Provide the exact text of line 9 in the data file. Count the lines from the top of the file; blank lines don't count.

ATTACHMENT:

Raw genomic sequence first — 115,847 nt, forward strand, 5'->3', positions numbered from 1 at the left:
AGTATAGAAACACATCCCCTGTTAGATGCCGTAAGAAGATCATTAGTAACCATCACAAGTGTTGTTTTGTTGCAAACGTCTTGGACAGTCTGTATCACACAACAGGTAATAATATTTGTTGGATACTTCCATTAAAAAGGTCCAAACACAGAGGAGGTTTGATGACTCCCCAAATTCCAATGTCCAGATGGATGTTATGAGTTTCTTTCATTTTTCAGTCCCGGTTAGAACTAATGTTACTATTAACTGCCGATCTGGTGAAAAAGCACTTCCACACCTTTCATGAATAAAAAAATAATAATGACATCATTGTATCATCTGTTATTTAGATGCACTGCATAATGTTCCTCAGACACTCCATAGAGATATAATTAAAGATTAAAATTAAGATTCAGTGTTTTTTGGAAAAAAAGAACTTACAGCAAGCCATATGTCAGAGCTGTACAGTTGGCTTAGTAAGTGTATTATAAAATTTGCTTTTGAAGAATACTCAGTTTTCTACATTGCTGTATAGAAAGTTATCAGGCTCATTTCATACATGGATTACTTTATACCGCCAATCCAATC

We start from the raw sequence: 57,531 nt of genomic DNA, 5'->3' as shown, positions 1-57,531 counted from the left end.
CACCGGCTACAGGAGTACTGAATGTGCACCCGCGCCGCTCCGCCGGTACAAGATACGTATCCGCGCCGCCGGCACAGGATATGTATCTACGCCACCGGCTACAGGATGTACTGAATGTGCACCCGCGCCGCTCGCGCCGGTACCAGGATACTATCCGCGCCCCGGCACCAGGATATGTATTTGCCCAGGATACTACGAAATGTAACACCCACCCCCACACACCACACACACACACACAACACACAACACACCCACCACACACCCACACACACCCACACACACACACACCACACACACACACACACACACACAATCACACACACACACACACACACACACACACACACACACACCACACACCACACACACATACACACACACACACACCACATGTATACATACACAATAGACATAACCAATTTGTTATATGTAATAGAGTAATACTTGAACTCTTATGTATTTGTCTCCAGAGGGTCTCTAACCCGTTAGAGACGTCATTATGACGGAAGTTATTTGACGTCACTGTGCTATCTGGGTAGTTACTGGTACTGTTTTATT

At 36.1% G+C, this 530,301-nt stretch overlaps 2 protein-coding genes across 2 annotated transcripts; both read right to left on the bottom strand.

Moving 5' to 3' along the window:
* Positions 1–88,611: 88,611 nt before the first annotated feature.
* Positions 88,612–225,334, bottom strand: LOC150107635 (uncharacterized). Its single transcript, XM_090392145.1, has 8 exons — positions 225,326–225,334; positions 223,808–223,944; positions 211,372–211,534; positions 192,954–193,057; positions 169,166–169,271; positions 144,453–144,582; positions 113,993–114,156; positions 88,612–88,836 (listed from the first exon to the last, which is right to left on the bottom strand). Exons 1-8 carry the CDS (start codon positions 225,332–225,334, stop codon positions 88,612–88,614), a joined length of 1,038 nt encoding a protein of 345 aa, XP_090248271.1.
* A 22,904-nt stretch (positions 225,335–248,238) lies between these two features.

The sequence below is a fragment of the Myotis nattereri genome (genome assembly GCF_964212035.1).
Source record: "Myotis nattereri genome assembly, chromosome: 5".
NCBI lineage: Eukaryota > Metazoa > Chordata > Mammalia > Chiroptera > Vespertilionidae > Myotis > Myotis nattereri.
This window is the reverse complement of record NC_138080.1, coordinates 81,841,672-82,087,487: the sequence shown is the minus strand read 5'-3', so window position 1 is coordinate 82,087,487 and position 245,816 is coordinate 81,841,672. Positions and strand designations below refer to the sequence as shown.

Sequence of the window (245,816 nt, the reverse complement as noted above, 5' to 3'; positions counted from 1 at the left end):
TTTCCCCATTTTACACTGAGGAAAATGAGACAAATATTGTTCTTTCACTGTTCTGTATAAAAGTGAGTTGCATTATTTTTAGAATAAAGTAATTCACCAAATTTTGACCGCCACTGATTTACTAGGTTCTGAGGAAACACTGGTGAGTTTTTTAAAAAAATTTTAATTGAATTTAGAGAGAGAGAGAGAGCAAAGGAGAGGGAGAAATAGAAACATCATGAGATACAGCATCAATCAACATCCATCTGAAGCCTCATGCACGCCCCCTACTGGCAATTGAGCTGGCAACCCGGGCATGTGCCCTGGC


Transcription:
* A 22,904-nt stretch (positions 225,335–248,238) lies between these two features.